Emilie’s, 1101 Pennsylvania Ave SE, Washington DC (Near Barrack’s Row) (posted December 9, 2019)
Emilie’s has been open for less than two months and it’s already one of the toughest reservations in town. You could point to the inviting open kitchen or the welcoming staff, but at bottom there’s one reason for the crowds: the cooking of Chef Kevin Tien.
For you civilians out there, Tien is the 32-year old Louisiana native who made his name at Himitsu, the cozy 24-seat restaurant in Petworth that closed earlier this year. When Tien and his partner Carlie Steiner announced that they were closing Himitsu and going their separate ways, foodies across the city exploded in acts of civil unrest. Some made reservations for four people and showed up with six; others went to the restroom multiple times during dinner to make waitstaff repeatedly refold their napkins. Only when Tien announced that he’d be opening Emilie’s was order restored.
Why does Tien’s cooking attract such a loyal following?
It starts with his uncanny ability to range across cultures — mostly Asian but Latin, Italian, the American South, and even Scandinavian — to find sweet, sour, spicy, crunchy, herbaceous, and acidic elements that work together. In the hands of a lesser chef, those kinds of cross-cultural mash-ups often seem forced or contrived. With Tien, it almost always feels organic, balanced, and, most importantly, delicious. As a bonus, he’ll often take overlooked or under-appreciated ingredients and make you see them in a new light. Read on to find out how Tien got me to rethink my life-long hostility to radicchio.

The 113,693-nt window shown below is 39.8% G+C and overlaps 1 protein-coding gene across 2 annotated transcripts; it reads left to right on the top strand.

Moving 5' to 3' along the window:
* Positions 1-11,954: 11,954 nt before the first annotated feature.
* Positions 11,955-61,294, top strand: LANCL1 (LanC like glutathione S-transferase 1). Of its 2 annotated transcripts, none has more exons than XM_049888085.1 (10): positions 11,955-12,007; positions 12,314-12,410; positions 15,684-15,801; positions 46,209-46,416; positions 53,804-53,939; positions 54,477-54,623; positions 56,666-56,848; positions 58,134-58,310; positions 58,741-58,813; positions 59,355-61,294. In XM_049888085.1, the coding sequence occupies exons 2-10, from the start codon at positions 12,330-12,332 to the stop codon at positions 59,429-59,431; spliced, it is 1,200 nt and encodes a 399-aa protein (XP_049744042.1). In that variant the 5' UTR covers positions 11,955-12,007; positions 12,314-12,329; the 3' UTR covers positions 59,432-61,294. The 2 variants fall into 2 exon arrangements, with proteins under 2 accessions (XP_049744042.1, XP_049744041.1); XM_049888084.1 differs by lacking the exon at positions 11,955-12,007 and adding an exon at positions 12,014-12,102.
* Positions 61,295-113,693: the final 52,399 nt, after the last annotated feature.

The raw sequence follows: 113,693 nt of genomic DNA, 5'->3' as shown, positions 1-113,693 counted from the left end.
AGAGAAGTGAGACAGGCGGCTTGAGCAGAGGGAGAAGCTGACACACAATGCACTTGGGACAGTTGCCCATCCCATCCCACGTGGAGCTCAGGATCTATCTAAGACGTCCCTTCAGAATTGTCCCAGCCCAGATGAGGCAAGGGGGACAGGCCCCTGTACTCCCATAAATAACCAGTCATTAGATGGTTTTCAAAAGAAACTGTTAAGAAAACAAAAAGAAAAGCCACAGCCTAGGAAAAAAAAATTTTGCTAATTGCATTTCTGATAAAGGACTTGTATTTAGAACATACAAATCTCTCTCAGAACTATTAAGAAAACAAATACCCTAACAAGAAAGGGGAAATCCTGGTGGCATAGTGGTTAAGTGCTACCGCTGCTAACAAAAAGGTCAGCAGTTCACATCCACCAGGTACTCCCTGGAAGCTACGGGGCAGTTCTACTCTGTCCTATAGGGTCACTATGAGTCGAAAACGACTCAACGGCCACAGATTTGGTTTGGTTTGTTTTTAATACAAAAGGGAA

Another thing I love about Tien is he’s still on the line cooking (at least in between selfies with fans). Most chefs, once they reach a particular status, at least become expediters, working the pass as a final step in quality control. I was there one night when Tien was working the pasta station, cranking out his take on cacio e pepe. I watched him fill order after order, wrenching a big pepper mill within an inch of its life and then pan-flipping the mixture until it reached just the consistency he wanted. I sat there wondering where he got his egalitarian work ethic and why he doesn’t have forearms the size of Popeye’s.
I could go on, but before I get too fanboy (I know, too late for that), let’s get to the food.
Chef Kevin Tien
Preserved Eggplant, Braised Gigante Beans, Pickled Turnips